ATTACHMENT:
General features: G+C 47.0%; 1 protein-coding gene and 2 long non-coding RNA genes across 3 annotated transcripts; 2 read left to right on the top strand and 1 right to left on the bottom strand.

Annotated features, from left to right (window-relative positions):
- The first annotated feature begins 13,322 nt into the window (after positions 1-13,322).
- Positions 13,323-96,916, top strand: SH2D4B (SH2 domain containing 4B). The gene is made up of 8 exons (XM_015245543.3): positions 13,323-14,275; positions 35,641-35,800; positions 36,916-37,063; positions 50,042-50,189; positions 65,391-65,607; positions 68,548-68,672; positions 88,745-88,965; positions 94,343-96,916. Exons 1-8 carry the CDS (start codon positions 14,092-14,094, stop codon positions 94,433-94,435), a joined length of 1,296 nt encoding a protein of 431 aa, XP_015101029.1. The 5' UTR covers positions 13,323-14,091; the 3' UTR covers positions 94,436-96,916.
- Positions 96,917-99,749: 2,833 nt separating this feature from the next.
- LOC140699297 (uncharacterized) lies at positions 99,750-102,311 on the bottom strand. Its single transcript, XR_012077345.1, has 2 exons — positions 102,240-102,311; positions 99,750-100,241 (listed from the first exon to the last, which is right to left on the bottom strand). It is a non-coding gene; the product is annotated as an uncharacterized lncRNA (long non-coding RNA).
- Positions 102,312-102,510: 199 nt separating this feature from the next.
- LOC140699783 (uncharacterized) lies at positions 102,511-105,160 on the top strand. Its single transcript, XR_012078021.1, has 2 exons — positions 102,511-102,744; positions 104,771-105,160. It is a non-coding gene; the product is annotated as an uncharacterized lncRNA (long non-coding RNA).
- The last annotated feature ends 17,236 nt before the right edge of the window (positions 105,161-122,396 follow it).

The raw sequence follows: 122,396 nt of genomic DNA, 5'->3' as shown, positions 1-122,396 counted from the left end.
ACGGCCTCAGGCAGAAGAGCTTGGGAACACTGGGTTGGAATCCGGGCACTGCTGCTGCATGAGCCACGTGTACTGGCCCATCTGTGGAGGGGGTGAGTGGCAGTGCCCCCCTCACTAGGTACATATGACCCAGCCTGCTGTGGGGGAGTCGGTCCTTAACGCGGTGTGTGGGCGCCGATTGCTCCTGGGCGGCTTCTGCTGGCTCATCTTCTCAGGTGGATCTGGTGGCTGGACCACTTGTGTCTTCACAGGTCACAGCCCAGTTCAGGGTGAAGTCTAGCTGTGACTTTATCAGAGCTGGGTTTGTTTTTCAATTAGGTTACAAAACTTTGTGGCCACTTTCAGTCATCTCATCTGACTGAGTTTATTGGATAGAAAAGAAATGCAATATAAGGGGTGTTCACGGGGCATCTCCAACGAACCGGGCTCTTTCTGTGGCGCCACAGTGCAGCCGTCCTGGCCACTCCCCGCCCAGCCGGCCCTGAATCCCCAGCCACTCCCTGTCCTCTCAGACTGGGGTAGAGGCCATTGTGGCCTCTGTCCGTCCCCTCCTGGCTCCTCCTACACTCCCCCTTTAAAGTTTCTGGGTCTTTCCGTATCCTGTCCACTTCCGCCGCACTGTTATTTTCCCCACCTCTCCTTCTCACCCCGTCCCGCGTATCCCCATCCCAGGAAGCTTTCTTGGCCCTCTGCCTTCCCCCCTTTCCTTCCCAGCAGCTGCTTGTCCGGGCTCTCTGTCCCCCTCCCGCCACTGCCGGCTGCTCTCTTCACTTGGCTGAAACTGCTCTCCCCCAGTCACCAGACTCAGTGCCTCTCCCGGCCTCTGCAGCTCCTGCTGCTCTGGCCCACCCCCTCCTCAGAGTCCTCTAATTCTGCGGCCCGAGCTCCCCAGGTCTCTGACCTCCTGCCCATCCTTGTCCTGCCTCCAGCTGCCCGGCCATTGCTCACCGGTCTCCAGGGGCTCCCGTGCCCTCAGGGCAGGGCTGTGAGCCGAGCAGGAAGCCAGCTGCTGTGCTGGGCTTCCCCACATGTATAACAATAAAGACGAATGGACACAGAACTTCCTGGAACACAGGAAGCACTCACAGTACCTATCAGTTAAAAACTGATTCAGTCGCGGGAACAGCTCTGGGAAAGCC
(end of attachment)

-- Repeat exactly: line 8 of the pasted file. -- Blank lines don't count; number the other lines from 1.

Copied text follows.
- LOC140699783 (uncharacterized) lies at positions 102,511-105,160 on the top strand. Its single transcript, XR_012078021.1, has 2 exons — positions 102,511-102,744; positions 104,771-105,160. It is a non-coding gene; the product is annotated as an uncharacterized lncRNA (long non-coding RNA).